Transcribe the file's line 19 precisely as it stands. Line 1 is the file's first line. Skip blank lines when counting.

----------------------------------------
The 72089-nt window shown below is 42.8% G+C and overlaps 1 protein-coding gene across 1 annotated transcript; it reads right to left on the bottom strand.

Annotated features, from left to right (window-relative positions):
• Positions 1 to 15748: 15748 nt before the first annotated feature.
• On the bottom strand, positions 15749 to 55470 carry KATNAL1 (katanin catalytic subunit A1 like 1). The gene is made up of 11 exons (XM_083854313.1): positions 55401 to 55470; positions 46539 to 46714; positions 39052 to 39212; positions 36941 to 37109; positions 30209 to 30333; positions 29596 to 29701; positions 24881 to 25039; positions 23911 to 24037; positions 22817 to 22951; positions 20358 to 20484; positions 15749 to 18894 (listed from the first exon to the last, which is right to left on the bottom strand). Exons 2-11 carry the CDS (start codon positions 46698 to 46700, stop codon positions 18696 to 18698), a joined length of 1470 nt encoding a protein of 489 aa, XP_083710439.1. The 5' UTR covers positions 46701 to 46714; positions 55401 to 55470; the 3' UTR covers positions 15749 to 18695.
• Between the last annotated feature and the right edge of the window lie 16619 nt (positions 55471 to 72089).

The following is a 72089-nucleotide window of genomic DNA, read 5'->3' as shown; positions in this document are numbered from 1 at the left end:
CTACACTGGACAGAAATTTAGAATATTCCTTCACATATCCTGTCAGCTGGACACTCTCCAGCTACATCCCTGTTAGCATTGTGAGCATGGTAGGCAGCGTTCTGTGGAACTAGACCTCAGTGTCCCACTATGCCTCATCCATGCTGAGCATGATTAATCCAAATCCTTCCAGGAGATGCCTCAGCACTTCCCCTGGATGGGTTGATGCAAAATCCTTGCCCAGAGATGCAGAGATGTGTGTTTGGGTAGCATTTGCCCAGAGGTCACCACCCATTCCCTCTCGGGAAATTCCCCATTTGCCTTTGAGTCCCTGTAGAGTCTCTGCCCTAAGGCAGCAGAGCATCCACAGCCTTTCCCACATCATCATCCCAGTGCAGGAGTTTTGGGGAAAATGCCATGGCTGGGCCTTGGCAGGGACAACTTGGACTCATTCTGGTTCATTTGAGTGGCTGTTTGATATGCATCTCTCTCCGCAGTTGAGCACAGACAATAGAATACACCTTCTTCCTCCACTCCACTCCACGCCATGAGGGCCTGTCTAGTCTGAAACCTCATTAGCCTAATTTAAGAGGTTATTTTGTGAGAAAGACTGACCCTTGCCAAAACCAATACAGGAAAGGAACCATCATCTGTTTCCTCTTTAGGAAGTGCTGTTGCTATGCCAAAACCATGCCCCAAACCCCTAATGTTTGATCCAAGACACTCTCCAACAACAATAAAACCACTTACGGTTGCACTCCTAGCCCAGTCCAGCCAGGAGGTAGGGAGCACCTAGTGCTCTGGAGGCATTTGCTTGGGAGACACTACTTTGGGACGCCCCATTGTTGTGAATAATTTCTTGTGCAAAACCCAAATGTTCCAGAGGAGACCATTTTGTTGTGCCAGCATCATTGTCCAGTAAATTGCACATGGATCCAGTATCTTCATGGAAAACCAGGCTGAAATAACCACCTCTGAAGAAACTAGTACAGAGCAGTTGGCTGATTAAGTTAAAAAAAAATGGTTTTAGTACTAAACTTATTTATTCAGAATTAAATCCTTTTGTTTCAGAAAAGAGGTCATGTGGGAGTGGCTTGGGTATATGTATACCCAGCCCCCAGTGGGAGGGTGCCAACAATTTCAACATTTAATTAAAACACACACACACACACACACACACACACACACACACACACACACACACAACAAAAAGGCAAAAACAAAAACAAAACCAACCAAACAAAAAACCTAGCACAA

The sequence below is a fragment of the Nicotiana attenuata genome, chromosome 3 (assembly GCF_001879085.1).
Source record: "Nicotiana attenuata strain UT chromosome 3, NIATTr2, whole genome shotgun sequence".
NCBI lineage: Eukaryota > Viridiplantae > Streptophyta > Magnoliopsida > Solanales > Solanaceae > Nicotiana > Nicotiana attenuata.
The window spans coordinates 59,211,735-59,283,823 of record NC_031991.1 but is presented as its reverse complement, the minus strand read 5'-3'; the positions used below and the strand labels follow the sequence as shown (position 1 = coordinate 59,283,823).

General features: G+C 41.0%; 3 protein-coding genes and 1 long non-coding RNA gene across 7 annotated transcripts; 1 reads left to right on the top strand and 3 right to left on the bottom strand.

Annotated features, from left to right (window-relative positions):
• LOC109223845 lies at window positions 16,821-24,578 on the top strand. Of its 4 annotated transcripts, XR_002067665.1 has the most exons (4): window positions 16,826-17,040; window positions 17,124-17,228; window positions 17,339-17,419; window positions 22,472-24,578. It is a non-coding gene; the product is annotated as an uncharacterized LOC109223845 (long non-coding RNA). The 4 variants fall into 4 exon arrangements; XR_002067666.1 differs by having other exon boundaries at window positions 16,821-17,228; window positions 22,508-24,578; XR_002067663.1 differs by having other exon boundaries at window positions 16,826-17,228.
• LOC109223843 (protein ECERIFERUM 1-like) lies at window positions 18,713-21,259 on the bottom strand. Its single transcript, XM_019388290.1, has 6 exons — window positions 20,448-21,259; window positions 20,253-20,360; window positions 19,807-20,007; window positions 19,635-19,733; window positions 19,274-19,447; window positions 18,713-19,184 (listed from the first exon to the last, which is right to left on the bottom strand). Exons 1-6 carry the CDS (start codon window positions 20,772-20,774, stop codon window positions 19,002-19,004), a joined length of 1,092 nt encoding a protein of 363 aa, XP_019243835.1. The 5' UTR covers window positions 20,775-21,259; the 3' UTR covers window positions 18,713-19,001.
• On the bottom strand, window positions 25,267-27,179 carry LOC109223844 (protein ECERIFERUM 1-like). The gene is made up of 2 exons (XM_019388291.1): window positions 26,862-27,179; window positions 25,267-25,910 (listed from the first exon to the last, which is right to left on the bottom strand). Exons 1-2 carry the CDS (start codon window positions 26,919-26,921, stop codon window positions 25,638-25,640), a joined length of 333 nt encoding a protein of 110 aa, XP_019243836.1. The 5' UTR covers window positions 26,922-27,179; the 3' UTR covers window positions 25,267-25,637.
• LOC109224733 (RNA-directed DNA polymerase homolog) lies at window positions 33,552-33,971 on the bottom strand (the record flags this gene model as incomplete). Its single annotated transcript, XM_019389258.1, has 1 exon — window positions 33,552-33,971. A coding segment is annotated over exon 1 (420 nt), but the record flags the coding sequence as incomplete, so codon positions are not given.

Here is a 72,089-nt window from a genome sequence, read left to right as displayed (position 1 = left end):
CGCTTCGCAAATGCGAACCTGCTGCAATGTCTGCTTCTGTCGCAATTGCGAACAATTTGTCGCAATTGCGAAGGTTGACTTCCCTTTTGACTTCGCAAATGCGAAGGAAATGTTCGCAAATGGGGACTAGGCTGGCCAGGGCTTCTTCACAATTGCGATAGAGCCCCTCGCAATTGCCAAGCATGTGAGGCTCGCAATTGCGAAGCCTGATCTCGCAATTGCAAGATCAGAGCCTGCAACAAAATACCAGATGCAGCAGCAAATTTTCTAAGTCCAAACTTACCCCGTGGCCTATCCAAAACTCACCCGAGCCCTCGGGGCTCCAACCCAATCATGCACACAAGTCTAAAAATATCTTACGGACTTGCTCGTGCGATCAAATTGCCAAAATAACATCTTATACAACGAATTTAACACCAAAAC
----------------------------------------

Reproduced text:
CGCTTCGCAAATGCGAACCTGCTGCAATGTCTGCTTCTGTCGCAATTGCGAACAATTTGTCGCAATTGCGAAGGTTGACTTCCCTTTTGACTTCGCAAATGCGAAGGAAATGTTCGCAAATGGGGACTAGGCTGGCCAGGGCTTCTTCACAATTGCGATAGAGCCCCTCGCAATTGCCAAGCATGTGAGGCTCGCAATTGCGAAGCCTGATCTCGCAATTGCAAGATCAGAGCCTGCAACAAAATACCAGATGCAGCAGCAAATTTTCTAAGTCCAAACTTACCCCGTGGCCTATCCAAAACTCACCCGAGCCCTCGGGGCTCCAACCCAATCATGCACACAAGTCTAAAAATATCTTACGGACTTGCTCGTGCGATCAAATTGCCAAAATAACATCTTATACAACGAATTTAACACCAAAAC